Disaster preparedness a must

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PACIFIC Island Countries are vulnerable to natural hazards that include floods, droughts, tropical cyclones, earthquakes, volcanic eruptions, and tsunamis.

In an article by Pacific Islands Report in 2016, Fiji, Papua New Guinea (PNG), Solomon Islands, Tonga and Vanuatu are highlighted as the top 5 highest risk countries in the world.

These past months and Easter weekend, these 5 countries had been faced with the sudden onset of disaster.

This Easter weekend, in Fiji, most of the town in the Western division had been underwater following torrential rains and heavy winds caused by Tropical Cyclone (TC) Josie.

In PNG last month, a 7.5 earthquake hit the highlands killing 125 people in its wake causing 35000 people to be displaced.

In Vanuatu, volcanic alert is at level 3 with only last week, Lombenben volcano on the island of Ambae erupt causing buildings to collapse under the weight of volcanic ash. In Tonga, between 12 and 13, February 2018, TC Gita with average winds of 110 knots (285km/hour) crossed the small island nation, making it one of the worst cyclones to have hit the island of Tonga.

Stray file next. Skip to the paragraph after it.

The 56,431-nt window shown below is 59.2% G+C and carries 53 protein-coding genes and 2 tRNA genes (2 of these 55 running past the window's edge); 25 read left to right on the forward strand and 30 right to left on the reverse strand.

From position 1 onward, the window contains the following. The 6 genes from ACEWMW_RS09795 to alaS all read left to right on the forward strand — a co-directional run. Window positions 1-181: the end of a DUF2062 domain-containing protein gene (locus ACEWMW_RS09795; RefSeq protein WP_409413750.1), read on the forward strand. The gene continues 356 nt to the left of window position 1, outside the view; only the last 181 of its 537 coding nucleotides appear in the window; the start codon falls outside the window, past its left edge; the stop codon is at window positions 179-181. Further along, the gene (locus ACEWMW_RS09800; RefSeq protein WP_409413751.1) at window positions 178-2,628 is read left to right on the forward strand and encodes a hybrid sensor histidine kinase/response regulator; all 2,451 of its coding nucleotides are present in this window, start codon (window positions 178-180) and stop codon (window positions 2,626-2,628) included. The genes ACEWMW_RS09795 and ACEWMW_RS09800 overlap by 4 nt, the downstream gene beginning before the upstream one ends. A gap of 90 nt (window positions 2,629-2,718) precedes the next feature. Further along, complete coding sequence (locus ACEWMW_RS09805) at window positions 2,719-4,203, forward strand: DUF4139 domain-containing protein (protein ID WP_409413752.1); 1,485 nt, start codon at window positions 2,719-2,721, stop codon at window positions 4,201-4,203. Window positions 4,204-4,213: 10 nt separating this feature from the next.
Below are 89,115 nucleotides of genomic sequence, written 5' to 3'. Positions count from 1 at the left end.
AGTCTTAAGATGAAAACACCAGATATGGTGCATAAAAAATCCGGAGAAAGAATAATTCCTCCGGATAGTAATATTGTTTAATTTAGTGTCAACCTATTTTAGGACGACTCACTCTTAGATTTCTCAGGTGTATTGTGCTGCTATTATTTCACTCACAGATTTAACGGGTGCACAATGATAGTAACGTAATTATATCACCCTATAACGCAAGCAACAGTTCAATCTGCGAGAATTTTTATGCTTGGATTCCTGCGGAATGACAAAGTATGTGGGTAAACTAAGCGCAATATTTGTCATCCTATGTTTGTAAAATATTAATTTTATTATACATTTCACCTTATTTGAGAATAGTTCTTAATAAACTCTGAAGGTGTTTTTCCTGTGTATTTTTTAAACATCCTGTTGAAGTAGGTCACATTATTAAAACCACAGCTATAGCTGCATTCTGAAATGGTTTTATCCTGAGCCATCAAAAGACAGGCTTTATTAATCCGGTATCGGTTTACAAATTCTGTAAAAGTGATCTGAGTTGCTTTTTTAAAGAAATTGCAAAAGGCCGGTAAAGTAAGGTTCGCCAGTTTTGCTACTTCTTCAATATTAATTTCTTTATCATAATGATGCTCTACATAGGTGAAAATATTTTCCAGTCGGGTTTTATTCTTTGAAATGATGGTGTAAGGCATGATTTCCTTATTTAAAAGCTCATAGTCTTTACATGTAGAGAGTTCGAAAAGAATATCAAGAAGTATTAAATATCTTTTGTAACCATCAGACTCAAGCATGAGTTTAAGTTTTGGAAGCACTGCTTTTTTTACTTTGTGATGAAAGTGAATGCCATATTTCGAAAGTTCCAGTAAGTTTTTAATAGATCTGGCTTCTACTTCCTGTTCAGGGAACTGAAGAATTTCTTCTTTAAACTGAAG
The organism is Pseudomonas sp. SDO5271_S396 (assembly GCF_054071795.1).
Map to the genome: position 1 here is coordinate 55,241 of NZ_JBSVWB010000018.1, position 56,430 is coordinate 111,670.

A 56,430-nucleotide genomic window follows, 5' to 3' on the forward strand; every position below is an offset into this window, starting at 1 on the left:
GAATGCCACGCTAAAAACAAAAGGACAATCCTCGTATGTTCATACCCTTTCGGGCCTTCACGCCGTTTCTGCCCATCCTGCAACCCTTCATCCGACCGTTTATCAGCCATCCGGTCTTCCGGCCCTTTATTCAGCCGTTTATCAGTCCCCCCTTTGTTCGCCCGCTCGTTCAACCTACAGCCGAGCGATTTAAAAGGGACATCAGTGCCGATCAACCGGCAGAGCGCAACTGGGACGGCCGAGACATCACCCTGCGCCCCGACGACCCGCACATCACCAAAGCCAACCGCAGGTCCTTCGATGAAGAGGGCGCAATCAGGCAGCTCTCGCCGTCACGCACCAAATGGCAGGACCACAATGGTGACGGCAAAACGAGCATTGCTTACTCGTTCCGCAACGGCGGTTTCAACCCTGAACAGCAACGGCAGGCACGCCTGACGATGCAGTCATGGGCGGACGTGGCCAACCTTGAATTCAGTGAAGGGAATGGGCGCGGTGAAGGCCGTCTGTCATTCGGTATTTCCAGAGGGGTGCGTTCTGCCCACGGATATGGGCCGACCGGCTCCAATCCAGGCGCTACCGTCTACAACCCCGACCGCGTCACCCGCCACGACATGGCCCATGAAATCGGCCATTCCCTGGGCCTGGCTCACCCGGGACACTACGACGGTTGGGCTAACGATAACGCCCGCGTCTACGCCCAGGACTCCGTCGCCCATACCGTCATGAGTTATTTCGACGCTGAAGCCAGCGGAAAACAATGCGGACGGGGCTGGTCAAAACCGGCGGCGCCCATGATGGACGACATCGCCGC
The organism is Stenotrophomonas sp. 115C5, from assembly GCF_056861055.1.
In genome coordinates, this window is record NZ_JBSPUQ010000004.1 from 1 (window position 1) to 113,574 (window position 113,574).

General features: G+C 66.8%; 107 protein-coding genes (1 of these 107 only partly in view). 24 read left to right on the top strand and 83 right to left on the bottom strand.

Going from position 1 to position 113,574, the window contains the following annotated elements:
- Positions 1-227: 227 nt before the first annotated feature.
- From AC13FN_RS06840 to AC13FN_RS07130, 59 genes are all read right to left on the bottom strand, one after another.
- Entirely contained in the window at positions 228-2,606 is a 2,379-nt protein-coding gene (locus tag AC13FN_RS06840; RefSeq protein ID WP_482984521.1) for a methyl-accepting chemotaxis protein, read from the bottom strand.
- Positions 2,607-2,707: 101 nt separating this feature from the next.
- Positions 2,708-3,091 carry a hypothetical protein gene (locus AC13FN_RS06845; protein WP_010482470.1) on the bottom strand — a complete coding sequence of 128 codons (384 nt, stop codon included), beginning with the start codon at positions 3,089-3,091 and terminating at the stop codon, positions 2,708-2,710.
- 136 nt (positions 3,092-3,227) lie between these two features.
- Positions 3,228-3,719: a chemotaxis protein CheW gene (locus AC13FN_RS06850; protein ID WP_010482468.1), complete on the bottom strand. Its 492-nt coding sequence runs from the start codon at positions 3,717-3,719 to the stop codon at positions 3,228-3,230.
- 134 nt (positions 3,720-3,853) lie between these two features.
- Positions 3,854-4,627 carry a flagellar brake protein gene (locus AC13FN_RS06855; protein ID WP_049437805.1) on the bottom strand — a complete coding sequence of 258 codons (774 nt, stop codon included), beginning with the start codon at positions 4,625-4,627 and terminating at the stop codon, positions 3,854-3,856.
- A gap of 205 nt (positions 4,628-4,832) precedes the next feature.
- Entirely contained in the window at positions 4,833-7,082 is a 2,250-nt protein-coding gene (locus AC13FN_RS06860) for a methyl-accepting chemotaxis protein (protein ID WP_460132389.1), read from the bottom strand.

For Solomon Islands, though not catastrophic, a 5.8 earthquake jolted almost everyone in Honiara on Good Friday morning (maybe a spiritual awakening for some).

Because of the frequency of such natural hazards, disaster preparedness is a must and people must be educated and made aware on preparedness plans.

Our National Government has its National Disaster Risk Management Plan and this should be an ongoing priority area for them. Despite the limited budget, National Disaster Management Office (NDMO) must be able to develop and strengthen its disaster risk management capacity in the country.

People too, let us not be ignorant.

We should do something now to reduce or mitigate the effects of such disaster on our property, lives and infrastructure.

Let us not wait for a catastrophic event to happen.

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